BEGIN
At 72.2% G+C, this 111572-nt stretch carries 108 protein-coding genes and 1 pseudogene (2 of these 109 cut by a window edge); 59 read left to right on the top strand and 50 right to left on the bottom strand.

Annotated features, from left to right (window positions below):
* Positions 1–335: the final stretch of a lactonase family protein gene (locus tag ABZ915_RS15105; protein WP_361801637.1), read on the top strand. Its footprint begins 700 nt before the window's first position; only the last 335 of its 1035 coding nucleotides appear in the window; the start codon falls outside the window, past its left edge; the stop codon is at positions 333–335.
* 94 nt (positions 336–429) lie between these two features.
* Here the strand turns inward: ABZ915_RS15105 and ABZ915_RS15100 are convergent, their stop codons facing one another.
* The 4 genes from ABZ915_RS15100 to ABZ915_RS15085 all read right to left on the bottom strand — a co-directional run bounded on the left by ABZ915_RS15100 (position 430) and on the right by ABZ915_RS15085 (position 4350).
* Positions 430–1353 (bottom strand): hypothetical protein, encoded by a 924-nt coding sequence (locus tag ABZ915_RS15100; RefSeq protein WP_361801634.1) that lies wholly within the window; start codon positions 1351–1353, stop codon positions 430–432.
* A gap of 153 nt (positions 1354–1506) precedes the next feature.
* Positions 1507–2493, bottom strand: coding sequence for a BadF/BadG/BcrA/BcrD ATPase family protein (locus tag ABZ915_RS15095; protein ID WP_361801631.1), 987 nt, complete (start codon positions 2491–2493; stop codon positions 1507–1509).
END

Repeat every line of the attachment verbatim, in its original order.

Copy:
At 72.2% G+C, this 111572-nt stretch carries 108 protein-coding genes and 1 pseudogene (2 of these 109 cut by a window edge); 59 read left to right on the top strand and 50 right to left on the bottom strand.

Annotated features, from left to right (window positions below):
* Positions 1–335: the final stretch of a lactonase family protein gene (locus tag ABZ915_RS15105; protein WP_361801637.1), read on the top strand. Its footprint begins 700 nt before the window's first position; only the last 335 of its 1035 coding nucleotides appear in the window; the start codon falls outside the window, past its left edge; the stop codon is at positions 333–335.
* 94 nt (positions 336–429) lie between these two features.
* Here the strand turns inward: ABZ915_RS15105 and ABZ915_RS15100 are convergent, their stop codons facing one another.
* The 4 genes from ABZ915_RS15100 to ABZ915_RS15085 all read right to left on the bottom strand — a co-directional run bounded on the left by ABZ915_RS15100 (position 430) and on the right by ABZ915_RS15085 (position 4350).
* Positions 430–1353 (bottom strand): hypothetical protein, encoded by a 924-nt coding sequence (locus tag ABZ915_RS15100; RefSeq protein WP_361801634.1) that lies wholly within the window; start codon positions 1351–1353, stop codon positions 430–432.
* A gap of 153 nt (positions 1354–1506) precedes the next feature.
* Positions 1507–2493, bottom strand: coding sequence for a BadF/BadG/BcrA/BcrD ATPase family protein (locus tag ABZ915_RS15095; protein ID WP_361801631.1), 987 nt, complete (start codon positions 2491–2493; stop codon positions 1507–1509).